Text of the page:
Björk, maven of all things whispery and eccentric, often scans as incompatible, on some level or another, with crass, carnal accessibility—but what if she wasn’t? What if karaoke-bait melodies and funky techno beats had been prisms through which to illuminate her cosmic ascent, rather than obstacles to surpass in the process? “Alarm Call” is a deep cut that listens like a top 40 smash, a jolt of compact and confident club pop bestowed with one of the most infectious refrains of Björk’s entire career (doesn’t SCARE me atallllllll). Hell, the whole song is pretty much one big tangle of triple-platinum hooks, all ducking and weaving, coiling back and striking in hypnotic, impossible tandem. Any one layer here could easily sustain a minute or two of a dj set, but hearing them all twisted into knots so casually makes for a deafening mic drop on the main pop Björk that could have been. –Kompys2000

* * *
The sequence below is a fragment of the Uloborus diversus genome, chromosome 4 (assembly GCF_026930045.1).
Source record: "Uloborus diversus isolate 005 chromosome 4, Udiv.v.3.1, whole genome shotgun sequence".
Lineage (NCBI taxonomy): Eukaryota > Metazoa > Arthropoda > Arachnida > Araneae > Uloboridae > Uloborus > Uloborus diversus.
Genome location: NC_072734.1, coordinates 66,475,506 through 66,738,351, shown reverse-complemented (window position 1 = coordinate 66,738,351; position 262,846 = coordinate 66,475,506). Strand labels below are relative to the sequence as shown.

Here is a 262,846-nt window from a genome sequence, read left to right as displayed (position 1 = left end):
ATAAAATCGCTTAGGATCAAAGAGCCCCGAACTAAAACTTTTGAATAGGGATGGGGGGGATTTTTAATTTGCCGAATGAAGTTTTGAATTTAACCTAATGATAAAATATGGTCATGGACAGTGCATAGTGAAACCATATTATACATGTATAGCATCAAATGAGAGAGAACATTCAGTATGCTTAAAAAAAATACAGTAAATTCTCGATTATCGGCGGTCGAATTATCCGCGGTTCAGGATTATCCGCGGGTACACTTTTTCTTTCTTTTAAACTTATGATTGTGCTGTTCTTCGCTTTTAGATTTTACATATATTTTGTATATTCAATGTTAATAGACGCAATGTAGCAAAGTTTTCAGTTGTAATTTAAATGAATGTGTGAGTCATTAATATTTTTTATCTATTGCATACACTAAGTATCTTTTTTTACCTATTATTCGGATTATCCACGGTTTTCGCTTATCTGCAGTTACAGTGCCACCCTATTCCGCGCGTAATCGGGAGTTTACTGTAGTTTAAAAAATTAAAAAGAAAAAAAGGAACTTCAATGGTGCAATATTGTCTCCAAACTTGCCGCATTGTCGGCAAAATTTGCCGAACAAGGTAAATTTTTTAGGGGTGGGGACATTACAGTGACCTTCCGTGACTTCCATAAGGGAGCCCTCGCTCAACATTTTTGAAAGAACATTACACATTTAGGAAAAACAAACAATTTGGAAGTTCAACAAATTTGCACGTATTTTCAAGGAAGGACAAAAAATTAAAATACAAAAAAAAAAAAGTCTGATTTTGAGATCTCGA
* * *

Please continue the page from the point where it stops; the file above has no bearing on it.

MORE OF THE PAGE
(8) “It’s Not Up To You”

from Vespertine (2001)

Do you find yourself repeatedly attempting to master the perfect day with six glasses of water and seven phone calls? Clinicians recommend “It’s Not Up To You”, a concentrated dose of glittery wonder at the magic of everyday uncertainty! Vespertine, endlessly enamored with minutiae, finds itself here ensnared by its own perfectionistic detail, the verse melody anxiously clawing at the gossamer instrumentations as they tighten around it. It’s a strikingly dark, tense trek up until the chorus bursts through the cobwebs and unfulrs the whole thing into some of the most luxuriant sonic finery this side of Y2K. That tonal flip gives the song a clarity of purpose that makes it an easy sell as a standalone Statement, but the sheer production flex of it is what really powers the song through the choral outro, all the way to the utterly dread-inducing REAL outro placing the icy hand of dysfunction back upon our narrator’s neck! The Serenity Prayer as arthouse psychodrama; thrilling stuff all-around. –Kompys2000

(7) “All is Full of Love”

from Homogenic (1997)